- Third, and relatedly, the Draft Guidelines appear to create a number of presumptions that certain conduct (such as charging for expired or invalid patents and prohibiting a licensee from challenging the validity of its IPR) will, or is likely to, eliminate or restrict competition. Thus the State Council would be well advised to eliminate such presumptions and to adopt instead an effects-based approach. This approach would benefit Chinese consumers because presumptions that are not appropriately calibrated are likely to capture conduct that is procompetitive, which is likely to have a chilling effect on potentially beneficial conduct. Adopting an approach that incorporates these revisions would best serve competition and consumers, as well as China’s goal of becoming an innovation society.
- Fourth, the Draft Guidelines appear to create special rules for conduct involving standard-essential patents (SEPs). The State Council would be wise to reconsider this approach. Instead, antitrust enforcers should ask whether particular conduct involving SEPs, including evasion of a FRAND assurance, has net anticompetitive effects, and should apply the same case-by-case, fact-specific analysis that is employed for non-SEPs. Imposing special rules for SEPs, including creating presumptions of harm based on breach of contractual commitments such as a FRAND assurance, is not only unwarranted as a matter of competition policy, but also likely to deter participation in standard setting.
- Lastly, the State Council should adopt a more compliance-based approach that sets forth basic principles that would allow parties to self-advise. The Draft Guidelines instead set forth a list of factors that the Chinese competition agencies will consider when analyzing specific conduct, yet do not explain the significance of each of the factors or how they will be weighed in the competition agencies’ overall decision-making process. This approach allows the agencies broad discretion in enforcement decision-making without providing the guidance stakeholders need to protect incentives to innovate and transfer technology that could be subject to Chinese antitrust jurisdiction. To this end, the GAI’s commentary recommends that the State Council include throughout the Guidelines examples similar to those found in other guidelines, for example the U.S. antitrust agencies’ recently updated 2017 Antitrust Guidelines for the Licensing of Intellectual Property and the Canadian Bureau of Competition’s Intellectual Property Enforcement Guidelines. Inclusion of illustrative examples will help IP holders understand how the Chinese agencies will apply the basic principles.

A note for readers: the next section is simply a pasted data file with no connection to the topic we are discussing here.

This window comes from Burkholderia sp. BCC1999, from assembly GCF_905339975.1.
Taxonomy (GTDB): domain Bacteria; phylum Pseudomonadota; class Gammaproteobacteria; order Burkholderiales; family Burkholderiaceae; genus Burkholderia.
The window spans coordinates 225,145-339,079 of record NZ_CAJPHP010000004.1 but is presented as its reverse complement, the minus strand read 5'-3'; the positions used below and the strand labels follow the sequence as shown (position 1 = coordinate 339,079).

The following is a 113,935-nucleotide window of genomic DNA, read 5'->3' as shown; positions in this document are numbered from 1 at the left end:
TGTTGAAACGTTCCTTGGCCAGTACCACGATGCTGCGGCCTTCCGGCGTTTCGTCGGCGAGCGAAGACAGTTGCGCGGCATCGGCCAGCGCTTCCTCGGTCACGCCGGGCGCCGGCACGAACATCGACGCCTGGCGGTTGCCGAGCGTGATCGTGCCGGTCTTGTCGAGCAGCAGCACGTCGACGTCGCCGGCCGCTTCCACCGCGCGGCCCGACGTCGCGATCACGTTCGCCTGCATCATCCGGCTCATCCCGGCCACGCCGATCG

In sum, the Chinese Government would be well advised to adopt the April 13 commentary’s recommendations in finalizing its Guidelines. Acceptance of the GAI’s recommendations would benefit consumers and producers, and promote innovation in the Chinese economy. Once again (as one would expect), a GAI antitrust commentary is spot on.
This piece originally appeared in Truth on the Market